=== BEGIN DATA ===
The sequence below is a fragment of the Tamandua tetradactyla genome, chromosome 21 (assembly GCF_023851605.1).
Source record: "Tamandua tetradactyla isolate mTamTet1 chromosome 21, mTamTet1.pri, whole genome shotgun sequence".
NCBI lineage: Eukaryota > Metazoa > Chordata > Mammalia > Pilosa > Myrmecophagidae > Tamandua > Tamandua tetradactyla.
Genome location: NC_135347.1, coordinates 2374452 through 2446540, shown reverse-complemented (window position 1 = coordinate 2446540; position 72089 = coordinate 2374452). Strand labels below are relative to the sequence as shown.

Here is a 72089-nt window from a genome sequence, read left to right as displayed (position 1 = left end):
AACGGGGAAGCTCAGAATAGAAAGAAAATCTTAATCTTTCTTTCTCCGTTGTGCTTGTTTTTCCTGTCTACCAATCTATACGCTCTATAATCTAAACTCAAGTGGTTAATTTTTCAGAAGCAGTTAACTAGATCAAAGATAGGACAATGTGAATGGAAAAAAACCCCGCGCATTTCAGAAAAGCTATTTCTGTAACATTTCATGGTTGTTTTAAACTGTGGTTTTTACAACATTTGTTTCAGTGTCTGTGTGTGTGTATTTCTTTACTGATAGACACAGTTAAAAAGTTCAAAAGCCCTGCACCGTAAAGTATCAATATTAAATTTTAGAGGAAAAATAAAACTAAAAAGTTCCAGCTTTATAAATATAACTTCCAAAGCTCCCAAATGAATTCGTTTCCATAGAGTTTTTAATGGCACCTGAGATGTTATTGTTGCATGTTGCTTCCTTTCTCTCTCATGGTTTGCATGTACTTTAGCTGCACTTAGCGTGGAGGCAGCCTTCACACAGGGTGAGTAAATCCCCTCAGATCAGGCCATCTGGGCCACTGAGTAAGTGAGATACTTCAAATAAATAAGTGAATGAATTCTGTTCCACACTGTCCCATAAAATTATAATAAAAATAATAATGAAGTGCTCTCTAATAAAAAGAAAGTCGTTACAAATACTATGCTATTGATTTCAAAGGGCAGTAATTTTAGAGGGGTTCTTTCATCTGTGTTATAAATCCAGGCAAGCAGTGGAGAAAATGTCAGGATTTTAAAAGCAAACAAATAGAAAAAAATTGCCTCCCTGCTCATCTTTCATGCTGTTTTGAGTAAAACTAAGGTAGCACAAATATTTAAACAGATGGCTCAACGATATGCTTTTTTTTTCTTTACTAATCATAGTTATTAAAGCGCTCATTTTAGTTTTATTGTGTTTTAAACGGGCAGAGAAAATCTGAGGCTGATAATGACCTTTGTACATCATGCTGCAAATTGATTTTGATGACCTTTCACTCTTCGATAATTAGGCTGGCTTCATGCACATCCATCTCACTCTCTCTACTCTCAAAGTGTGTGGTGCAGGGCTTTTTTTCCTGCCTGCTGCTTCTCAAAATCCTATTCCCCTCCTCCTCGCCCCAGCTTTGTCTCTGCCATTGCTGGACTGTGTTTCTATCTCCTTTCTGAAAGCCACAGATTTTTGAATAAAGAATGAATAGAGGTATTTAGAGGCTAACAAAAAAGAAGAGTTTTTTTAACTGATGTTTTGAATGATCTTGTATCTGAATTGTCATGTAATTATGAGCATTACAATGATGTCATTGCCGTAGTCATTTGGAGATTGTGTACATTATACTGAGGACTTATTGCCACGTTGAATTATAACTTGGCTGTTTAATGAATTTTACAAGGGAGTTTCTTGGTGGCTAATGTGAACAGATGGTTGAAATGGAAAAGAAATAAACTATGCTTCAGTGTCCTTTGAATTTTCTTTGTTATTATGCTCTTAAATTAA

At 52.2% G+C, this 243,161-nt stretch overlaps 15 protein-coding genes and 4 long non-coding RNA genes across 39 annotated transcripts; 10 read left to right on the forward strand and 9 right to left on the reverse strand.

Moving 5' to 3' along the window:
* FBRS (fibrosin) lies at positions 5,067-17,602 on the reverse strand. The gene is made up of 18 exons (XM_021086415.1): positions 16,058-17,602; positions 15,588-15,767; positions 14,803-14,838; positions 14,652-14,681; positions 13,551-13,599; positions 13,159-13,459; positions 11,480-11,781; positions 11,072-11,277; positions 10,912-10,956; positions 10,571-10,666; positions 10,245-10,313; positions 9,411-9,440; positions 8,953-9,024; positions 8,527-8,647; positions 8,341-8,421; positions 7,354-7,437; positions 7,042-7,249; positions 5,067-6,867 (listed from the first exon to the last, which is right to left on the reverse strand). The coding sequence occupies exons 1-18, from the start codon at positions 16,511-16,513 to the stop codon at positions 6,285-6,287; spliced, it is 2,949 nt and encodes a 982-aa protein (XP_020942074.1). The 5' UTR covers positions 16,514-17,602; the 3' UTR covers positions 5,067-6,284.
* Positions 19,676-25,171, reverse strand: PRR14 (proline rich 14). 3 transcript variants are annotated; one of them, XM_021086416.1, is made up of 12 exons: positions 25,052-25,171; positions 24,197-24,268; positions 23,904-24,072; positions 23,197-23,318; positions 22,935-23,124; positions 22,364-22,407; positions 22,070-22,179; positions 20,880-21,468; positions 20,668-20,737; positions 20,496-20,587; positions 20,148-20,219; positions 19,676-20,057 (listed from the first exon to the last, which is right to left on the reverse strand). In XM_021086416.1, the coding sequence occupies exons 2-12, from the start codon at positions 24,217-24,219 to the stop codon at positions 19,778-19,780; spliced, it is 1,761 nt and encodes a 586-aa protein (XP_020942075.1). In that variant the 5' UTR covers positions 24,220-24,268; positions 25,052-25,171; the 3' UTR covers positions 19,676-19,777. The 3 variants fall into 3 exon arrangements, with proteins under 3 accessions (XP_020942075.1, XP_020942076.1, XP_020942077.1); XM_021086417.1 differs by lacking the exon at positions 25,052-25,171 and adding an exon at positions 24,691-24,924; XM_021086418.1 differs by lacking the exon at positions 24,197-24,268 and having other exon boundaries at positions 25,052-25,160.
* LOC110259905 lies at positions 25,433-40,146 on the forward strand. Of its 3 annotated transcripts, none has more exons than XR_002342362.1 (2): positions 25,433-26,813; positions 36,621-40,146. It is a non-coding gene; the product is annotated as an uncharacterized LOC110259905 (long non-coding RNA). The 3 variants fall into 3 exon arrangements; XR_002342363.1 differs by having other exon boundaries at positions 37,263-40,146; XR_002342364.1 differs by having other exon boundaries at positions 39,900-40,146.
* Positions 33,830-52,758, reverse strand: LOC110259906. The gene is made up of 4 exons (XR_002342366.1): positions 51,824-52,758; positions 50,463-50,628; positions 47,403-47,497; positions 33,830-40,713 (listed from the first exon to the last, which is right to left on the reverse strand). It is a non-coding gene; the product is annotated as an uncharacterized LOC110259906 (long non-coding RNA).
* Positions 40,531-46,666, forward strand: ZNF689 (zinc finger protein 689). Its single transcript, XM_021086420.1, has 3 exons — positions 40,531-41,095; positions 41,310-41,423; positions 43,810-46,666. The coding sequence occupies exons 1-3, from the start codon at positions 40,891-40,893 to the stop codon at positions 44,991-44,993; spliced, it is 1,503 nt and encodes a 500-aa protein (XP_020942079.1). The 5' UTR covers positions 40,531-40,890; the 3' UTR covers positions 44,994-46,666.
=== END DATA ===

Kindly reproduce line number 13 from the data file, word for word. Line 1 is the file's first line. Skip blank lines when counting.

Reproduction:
* Positions 40,531-46,666, forward strand: ZNF689 (zinc finger protein 689). Its single transcript, XM_021086420.1, has 3 exons — positions 40,531-41,095; positions 41,310-41,423; positions 43,810-46,666. The coding sequence occupies exons 1-3, from the start codon at positions 40,891-40,893 to the stop codon at positions 44,991-44,993; spliced, it is 1,503 nt and encodes a 500-aa protein (XP_020942079.1). The 5' UTR covers positions 40,531-40,890; the 3' UTR covers positions 44,994-46,666.